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Coronavirus Strikes Mink in Utah

2020-08-18 04:01:27

Mink on two farms in Utah have become the first in the United States to test positive for the coronavirus, state and federal officials announced on Monday.

Five animals on the farms tested positive for the virus, but many more are believed to be infected because of a recent upswing in the number of mink deaths on the farms, Bradie Jill Jones, a spokeswoman for the Utah Department of Health and Agriculture, said. Typically, two or three mink die per day on a farm, she said.

“Producers began to worry early last week when those fatality rates shot through the sky,” Ms. Jones said. The owners of the two farms, which officials declined to identify, contacted a veterinarian who alerted agriculture officials.

Samples from the mink were tested at the Utah Veterinary Diagnostic Laboratory and the Washington Animal Disease Diagnostic Laboratory, officials said. Later, those results were confirmed by tests performed at the United States Department of Agriculture’s National Veterinary Services Laboratories.

Several workers at the two farms have also tested positive for the coronavirus, Ms. Jones said, but the department has not determined if those infections are linked to the farm. There is no evidence that animals play a significant role in spreading the virus to humans, according to the federal Department of Agriculture.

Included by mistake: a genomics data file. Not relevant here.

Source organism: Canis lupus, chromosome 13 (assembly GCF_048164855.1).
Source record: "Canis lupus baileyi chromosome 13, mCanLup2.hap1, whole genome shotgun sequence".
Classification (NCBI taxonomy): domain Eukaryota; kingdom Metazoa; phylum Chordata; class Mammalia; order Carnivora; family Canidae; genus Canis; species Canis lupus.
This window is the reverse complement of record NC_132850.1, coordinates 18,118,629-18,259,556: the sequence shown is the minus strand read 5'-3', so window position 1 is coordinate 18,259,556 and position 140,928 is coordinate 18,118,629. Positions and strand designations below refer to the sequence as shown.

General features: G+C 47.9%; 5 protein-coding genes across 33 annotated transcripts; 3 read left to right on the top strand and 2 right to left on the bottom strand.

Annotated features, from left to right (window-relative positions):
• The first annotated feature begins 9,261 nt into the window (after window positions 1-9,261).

Ms. Jones said the farms “will be composting” the affected mink on site “so these animals would not be leaving the farms where these infections have broken out.”

Of the 2.7 million mink pelts produced in the United States last year, more than half a million came from Utah, according to federal data. The only state to produce more was Wisconsin, which produced a little more than a million mink pelts.

“Mink were known to be susceptible” to the virus following an outbreak on multiple farms in the Netherlands, the United States Department of Agriculture said in a statement on Monday announcing the infections in Utah. In June, thousands of mink were slaughtered in Spain and the Netherlands on the suspicion that they may be passing the disease to people.

Michael Whelan, executive director of the trade organization representing mink producers in the United States, said he was not concerned about a similar widespread outbreak among mink in the United States. “Our mink farms are spread out over a much larger area than in Europe,” he said in an interview. In the Netherlands, the affected mink farms were clustered together and in areas with high rates of infected humans, he said.

“We don’t expect an outbreak anything like what is happening in Europe,” he said. “The mink industry has taken biosecurity very seriously far many years.”

Kitty Bloch, chief executive officer and president of the Humane Society of the United States, said the outbreak in Utah was “a big deal.”

“If you want to address the next pandemic, you have to look at our relationship with animals,” she said. “The health and conditions we are putting these animals in is impacting our health. We can’t separate them.”

In April, several tigers and lions at a zoo in New York tested positive for the virus.


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